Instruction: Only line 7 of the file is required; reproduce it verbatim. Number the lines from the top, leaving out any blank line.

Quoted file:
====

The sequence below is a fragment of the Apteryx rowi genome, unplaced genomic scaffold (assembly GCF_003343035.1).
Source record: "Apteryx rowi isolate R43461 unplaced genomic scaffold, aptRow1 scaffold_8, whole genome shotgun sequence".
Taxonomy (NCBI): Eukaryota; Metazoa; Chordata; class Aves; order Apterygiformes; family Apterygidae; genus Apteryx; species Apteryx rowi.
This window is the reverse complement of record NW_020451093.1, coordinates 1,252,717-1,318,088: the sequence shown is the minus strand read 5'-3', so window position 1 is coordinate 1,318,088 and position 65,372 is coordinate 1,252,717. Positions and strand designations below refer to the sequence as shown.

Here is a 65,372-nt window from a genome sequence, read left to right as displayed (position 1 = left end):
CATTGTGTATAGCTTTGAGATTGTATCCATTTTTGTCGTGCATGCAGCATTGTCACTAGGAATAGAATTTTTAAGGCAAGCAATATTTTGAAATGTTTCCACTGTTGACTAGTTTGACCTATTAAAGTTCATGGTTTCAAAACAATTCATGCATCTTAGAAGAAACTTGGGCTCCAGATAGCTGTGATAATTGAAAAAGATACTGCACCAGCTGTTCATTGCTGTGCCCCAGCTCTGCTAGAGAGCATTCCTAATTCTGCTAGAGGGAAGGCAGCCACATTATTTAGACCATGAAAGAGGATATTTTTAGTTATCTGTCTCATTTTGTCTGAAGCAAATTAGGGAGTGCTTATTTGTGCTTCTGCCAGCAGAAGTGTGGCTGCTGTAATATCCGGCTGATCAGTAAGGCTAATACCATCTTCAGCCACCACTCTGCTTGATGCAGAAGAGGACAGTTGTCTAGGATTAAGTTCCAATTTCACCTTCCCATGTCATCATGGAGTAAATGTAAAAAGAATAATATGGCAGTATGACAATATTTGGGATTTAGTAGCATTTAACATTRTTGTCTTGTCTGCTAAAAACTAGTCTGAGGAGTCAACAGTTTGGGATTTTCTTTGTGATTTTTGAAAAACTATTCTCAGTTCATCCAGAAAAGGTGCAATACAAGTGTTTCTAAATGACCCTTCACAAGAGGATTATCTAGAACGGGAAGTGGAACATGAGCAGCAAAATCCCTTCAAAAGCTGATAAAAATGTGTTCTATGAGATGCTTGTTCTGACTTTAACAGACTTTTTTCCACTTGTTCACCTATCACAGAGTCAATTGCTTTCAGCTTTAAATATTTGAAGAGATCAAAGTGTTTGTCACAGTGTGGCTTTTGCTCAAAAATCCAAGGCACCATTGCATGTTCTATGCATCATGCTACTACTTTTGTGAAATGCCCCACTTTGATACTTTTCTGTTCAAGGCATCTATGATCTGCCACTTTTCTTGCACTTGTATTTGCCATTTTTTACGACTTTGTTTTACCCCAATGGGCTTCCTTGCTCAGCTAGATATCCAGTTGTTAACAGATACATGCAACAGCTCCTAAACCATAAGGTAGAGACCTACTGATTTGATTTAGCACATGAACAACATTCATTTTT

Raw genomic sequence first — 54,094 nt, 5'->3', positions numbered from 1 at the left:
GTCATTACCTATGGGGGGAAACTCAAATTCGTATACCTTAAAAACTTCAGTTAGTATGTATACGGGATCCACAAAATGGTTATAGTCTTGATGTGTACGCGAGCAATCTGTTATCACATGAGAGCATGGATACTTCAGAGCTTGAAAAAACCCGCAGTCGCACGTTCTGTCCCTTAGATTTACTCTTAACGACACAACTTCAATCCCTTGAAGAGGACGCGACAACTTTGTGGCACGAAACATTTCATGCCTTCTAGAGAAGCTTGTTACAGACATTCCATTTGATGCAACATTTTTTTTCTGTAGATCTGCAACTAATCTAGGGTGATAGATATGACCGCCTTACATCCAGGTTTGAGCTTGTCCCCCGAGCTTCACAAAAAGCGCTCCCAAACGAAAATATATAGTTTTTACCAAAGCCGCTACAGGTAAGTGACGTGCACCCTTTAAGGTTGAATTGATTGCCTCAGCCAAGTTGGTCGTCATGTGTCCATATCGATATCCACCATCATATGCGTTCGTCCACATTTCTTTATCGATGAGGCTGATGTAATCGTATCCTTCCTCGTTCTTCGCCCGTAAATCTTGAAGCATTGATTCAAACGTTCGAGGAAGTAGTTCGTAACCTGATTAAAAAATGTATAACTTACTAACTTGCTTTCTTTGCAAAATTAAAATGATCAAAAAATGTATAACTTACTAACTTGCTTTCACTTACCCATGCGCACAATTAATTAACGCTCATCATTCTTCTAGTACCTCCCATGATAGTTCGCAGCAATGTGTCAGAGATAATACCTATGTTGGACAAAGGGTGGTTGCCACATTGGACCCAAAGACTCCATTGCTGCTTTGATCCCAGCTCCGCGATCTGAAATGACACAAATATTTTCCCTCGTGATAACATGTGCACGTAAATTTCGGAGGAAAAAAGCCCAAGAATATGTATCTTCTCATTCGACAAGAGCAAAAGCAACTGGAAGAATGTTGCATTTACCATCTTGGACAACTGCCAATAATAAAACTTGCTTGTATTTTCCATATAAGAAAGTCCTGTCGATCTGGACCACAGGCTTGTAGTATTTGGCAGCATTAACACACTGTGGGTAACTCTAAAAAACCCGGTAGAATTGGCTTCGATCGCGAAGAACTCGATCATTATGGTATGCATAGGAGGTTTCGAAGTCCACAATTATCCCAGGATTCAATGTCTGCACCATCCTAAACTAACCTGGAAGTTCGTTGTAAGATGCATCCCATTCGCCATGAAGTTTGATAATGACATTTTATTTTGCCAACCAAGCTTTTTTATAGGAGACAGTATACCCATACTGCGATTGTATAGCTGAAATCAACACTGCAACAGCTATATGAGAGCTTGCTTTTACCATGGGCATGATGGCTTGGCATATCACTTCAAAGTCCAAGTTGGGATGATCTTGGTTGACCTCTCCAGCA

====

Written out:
Raw genomic sequence first — 54,094 nt, 5'->3', positions numbered from 1 at the left: